Licensee of CBD Venue Prosecuted for ATM in Same Part of Hotel as Gaming Machines

January 23, 2024 | Responsible gaming

SYDNEY, Australia (January 23, 2024) — Licensed venues are being warned to comply with important gaming harm minimisation measures or face enforcement action, after the licensee of an inner Sydney venue was found guilty under the Gaming Machines Regulation 2019, after placing an Automatic Teller Machine (ATM) in an “ATM room” attached to its gaming room.

The licensee of Vbar on Liverpool St in Sydney’s CBD was ordered to pay the prosecutor’s costs in the amount of $5,500 by the Local Court, after inspectors from Liquor & Gaming NSW (L&GNSW) found the ATM, and the Magistrate determined it was in the same part of the hotel as gaming machines were located.

Large text reading “ATM” was also displayed across the door to this room, on the gaming room side.

This decision comes following an escalation in enforcement response by L&GNSW in 2023, which has seen 16 penalty notices issued and 13 prosecutions commenced for ATM location breaches.

L&GNSW Executive Director Regulatory Operations Jane Lin said the position of the ATM was a clear breach of the Gaming Machines Regulation 2019, which stipulates that a licensee must not permit a cash dispensing facility to be located in a part of a hotel or a club premises in which approved gaming machines are located.

The Magistrate supported L&GNSW’s interpretation that the clause was not confined to just a gaming room, and that the requirement in the regulation applies to ‘a part’ of the hotel.

Her Honour stated in her judgment that the legislative requirement “is intentionally to be read as ‘part [of the hotel]’ and that if the legislation was referring to only the gaming room “it would say that”.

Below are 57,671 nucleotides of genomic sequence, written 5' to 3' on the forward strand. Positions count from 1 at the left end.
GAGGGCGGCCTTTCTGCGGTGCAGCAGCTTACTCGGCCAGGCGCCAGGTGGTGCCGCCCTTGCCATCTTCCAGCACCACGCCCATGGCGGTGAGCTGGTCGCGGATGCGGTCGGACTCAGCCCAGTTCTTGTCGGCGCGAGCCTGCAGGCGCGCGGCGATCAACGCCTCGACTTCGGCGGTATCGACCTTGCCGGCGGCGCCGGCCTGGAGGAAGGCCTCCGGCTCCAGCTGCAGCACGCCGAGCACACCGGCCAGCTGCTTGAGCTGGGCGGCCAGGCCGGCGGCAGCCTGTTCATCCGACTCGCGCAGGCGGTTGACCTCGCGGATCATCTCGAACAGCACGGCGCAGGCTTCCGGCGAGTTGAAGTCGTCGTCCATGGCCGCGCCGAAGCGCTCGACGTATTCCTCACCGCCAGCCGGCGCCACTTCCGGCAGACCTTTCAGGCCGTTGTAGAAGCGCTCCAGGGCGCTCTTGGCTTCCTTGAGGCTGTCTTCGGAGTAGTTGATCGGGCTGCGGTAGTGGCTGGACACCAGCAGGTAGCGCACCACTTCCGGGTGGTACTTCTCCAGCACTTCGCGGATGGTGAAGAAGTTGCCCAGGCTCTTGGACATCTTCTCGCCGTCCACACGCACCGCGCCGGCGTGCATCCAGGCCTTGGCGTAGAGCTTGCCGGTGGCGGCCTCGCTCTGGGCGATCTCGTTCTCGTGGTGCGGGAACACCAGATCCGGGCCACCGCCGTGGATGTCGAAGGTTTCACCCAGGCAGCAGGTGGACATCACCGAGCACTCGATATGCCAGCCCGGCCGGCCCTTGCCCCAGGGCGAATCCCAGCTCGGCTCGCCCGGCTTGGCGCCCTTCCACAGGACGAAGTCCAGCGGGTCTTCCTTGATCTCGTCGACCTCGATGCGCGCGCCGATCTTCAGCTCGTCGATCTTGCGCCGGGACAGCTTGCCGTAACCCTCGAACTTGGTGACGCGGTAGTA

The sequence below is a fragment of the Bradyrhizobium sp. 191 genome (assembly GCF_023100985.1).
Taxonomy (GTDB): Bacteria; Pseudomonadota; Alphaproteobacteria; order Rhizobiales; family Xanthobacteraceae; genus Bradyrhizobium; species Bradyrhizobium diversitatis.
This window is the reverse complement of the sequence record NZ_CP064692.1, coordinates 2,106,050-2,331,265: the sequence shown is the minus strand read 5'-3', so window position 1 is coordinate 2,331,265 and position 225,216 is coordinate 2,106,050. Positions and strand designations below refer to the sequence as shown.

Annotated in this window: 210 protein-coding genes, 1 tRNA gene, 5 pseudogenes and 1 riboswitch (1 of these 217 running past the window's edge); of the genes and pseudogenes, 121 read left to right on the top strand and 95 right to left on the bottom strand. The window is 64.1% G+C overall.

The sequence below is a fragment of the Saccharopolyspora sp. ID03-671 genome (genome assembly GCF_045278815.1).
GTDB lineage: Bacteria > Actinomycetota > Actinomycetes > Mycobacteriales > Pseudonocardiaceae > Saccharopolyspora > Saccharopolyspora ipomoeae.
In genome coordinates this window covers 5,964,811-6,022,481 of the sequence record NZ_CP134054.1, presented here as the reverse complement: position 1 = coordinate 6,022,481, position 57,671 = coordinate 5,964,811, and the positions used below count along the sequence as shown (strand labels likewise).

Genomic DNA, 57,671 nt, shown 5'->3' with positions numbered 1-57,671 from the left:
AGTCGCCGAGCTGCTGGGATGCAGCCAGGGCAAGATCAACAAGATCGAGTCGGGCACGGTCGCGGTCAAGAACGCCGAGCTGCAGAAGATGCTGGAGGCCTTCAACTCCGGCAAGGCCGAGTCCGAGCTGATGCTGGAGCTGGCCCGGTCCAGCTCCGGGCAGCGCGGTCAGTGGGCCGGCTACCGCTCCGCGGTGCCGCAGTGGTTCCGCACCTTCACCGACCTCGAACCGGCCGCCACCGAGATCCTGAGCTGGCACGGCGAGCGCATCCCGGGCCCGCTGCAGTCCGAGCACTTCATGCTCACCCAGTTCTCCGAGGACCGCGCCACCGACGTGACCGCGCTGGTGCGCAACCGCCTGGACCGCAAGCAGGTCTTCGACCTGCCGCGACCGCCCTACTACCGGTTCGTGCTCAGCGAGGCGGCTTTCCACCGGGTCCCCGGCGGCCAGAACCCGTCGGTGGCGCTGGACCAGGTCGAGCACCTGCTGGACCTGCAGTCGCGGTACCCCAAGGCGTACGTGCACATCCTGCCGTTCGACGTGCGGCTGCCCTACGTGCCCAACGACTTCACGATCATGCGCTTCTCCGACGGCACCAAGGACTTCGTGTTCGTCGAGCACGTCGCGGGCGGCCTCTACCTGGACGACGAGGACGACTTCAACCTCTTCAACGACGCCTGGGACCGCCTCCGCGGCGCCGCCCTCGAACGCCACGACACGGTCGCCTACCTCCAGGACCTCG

“ATMs must be located in a part of the venue completely separate to gaming rooms or any other part of a venue where gaming machines are located, even if the internal design or fit-out of the room acts to screen the ATM,” Ms Lin said.

“This is important because having such ready access to cash withdrawals can make it easier for gamblers to lose track of what they are spending, while locating ATMs further away from gaming machines can encourage them to have a break in play.”

“These requirements are clearly outlined in the Gaming Machines Regulation 2019 and have been further communicated to licensees in an effort to prevent and minimise gambling harm.”

“L&GNSW has a zero-tolerance approach for venue operators who do not comply with fundamental gaming harm minimisation measures.”

L&GNSW is focusing on the placement of ATMs and gambling harm minimisation measures involving withdrawals from credit cards, as part of a targeted compliance campaign over the summer months.

Inspectors have conducted 437 inspections at high-risk hotels and clubs across more than 30 LGAs since 1 December 2023 and will continue to closely monitor these gaming venues.

As well as the placement of ATMs in gaming rooms, inspectors are targeting:

  • the availability of credit from ATMs on the premises of a venue
  • the visibility of internal gaming-related signage (e.g. ‘VIP lounge’ ) from outside the venue
  • hotel layouts that compel patrons to pass through a gaming room to access another area (or service) of the venue
  • ensuring that self-exclusion signage is present in gaming rooms
  • minors in gaming rooms or using gaming machines or electronic betting terminals
  • compliance with Gaming Plans of Management

Ms Lin said venues that fail to comply with harm minimisation requirements can expect an enforcement response in the form of large fines, potential disciplinary action, or the issue of statutory directions to require that changes be made at a venue.

“Most venues in NSW are complying with these measures but there are still too many that don’t take the necessary steps to protect their patrons from gambling harm,” Ms Lin said.

“Any operators who attempt to circumvent the legislation will be met with a strong enforcement response.”

Department of Enterprise, Investment and Trade

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